|Home > Country Analysis Briefs > China Country Analysis Brief||PDF version | PDB version|
The People's Republic of China (China) is the world's most populous country and the second largest energy consumer (after the United States). Production and consumption of coal, its dominant fuel, is the highest in the world. Rising oil demand and imports have made China a significant factor in world oil markets. All information contained in this report is the best available as of May 2002 and is subject to change.
With China's entry into the World Trade Organization (WTO) in November 2001, the Chinese government made a number of specific commitments to trade and investment liberalization which, if fully implemented, will substantially open the Chinese economy to foreign firms. In the energy sector, this will mean the lifting or sharp reduction of tarriffs associated with imports of some classes of capital goods, and the eventual opening to foreign competition of some areas such as retail sales of petroleum products. It still remains to be seen how these commitments will be implemented.
Despite moves toward privatization, much of China's economy remains controlled by large State Owned Enterprises (SOE's), many of which are inefficient and unprofitable. Restructuring of the SOE sector, including the privatization of some enterprises, is a major priority of the government, as is restructuring of the banking sector. Many Chinese banks have had to write off large amounts of delinquent debts from state-owned enterprises. Quarterly earnings at many SOEs are reported to have fallen sharply in the first quarter of 2002, after rising in 2001. It is unclear how much of this is due to changes in accounting practices, as opposed to other factors such as weak demand for exports.
Layoffs have been part of the restructuring of the SOEs, as many were
severely overstaffed. This has created unemployment, and also has
been a burden on the government budget, as the government begins to
provide social benefits which were previously the responsibility of the
SOEs. Large protests against SOE layoffs have taken place in early
2002, including in cities closely associated with the oil and coal
China's real GDP grew by 7.3% in 2001, according to official Chinese figures, down from 8.0% growth in 2000. Real GDP growth for 2002 is forecast at 7.0%. The Chinese government's current Five Year Plan (2001-2005) sets a target of 7.0% real annual GDP growth. Some outside analysts have questioned the reliability of the official data, however.
Inflows of Foreign Direct Investment (FDI) into China in 2001 totalled $46.8 billion, a new record, and data from the first two months of 2002 shows continuing strength. Japan, Taiwan, and the United States are China's most important sources of FDI.
In general, China's trade surplus has been falling in recent years, and imports have been rising. The 2001 trade surplus was $22.6 billion, down from a peak of $43.6 billion in 2001. Imports have been increasing, largely capital goods being acquired to refurbish outdated industrial facilities, but also consumer goods.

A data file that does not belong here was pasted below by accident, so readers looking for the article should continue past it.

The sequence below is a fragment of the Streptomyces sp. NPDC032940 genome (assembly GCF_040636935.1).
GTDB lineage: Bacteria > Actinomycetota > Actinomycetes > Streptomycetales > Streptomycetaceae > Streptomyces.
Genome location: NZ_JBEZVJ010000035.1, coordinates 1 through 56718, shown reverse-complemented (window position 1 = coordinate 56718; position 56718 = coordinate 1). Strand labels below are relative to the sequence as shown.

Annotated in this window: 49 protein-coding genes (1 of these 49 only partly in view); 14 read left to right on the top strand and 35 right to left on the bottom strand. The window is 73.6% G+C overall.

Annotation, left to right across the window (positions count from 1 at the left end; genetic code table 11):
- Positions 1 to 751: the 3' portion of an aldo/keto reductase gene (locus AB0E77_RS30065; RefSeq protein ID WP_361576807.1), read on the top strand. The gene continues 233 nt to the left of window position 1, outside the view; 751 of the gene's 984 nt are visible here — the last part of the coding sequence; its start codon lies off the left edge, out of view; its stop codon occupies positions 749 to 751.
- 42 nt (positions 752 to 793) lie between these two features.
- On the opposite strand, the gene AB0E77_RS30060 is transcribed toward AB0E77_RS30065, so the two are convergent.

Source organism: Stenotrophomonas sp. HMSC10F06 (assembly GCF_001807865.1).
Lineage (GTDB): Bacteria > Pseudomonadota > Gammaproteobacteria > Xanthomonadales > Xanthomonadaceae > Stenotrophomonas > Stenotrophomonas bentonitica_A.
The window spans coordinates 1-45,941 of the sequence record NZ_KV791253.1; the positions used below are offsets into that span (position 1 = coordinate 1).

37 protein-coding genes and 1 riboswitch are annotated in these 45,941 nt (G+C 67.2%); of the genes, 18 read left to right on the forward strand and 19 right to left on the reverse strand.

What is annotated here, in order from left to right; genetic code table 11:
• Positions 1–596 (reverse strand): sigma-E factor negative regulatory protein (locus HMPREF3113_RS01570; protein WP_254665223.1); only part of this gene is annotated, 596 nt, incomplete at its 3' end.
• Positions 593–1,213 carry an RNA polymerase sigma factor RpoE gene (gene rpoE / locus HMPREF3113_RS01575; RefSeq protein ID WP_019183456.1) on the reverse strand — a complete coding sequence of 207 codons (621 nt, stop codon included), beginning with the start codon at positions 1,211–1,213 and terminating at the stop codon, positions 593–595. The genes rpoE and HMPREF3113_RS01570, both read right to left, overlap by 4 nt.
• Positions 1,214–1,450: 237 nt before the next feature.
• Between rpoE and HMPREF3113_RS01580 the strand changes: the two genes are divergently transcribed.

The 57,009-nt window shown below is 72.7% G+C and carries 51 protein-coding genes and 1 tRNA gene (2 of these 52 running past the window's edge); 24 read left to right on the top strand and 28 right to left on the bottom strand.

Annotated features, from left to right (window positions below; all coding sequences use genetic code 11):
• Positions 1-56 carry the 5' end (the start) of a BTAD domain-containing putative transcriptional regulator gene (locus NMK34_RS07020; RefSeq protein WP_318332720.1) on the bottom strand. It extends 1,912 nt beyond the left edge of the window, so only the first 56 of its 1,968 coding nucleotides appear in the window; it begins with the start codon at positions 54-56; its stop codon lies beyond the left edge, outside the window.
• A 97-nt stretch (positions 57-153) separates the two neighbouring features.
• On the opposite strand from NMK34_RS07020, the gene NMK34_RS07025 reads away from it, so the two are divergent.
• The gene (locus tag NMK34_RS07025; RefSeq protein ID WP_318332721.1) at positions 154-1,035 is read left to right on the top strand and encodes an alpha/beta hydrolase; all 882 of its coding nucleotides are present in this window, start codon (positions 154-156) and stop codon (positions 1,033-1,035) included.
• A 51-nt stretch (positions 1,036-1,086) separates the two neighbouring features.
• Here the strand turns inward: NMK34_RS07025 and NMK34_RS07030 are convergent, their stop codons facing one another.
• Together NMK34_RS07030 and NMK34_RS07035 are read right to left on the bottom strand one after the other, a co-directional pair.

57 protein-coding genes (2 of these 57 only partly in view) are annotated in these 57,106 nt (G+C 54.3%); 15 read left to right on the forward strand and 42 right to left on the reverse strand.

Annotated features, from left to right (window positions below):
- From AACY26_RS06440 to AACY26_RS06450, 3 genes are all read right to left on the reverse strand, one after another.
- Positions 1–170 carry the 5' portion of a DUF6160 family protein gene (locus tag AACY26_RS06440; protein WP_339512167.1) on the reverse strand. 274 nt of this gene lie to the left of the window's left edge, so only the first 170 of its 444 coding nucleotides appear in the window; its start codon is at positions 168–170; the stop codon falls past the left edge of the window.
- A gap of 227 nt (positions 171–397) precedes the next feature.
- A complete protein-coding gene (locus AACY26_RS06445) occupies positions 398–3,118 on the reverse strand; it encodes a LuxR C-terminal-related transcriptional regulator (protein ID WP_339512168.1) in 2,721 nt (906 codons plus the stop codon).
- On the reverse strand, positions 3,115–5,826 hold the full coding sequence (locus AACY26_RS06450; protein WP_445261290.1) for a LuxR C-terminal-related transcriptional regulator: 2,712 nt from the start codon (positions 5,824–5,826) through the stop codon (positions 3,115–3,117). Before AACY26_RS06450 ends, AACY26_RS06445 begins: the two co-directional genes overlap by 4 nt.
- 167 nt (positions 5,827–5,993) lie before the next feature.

China has several territorial disputes with other regional states which are relevant to the energy sector, particularly the dispute over the potentially hydrocarbon-rich Spratly Islands, which are claimed by China, Vietnam, the Phillipines, Brunei, Taiwan, and Malaysia. Another dispute is over the East China Sea, claimed by Japan.
China's petroleum industry has undergone major changes in recent
years. In 1998, the Chinese government reorganized most state owned oil
and gas assets into two vertically integrated firms -- the China National
Petroleum Corporation (CNPC) and the China Petrochemical Corporation (Sinopec).
Before the restructuring, CNPC had been engaged mainly in oil and
gas exploration and production, while Sinopec had been engaged in refining
and distribution. In 1998, the Chinese government ordered an asset
swap which transferred some exploration and production assets to Sinopec
and some refining and distribution assets to CNPC. This created
two regionally focused firms, CNPC in the north and west, and Sinopec
in the south, though CNPC is still tilted toward crude oil production
and Sinopec toward refining. Other major state sector firms in China
include the China National Offshore Oil Corporation (CNOOC), which handles
offshore exploration and production and accounts for more than 10% of
China's domestic crude production, and China National Star Petroleum,
a new company which was created in 1997.
The intention of the restructuring was to make these state firms more like similar vertically integrated corporate entities elsewhere. In connection with this process, the firms have been spinning off or eliminating many unprofitable ancillary activities such as running housing units, hospitals, and other services near company facilities. Massive layoffs also have been undertaken, as like many other Chinese SOEs, they were severely overstaffed. Labor unrest has been reported in early 2002 in several locations with CNPC facilties.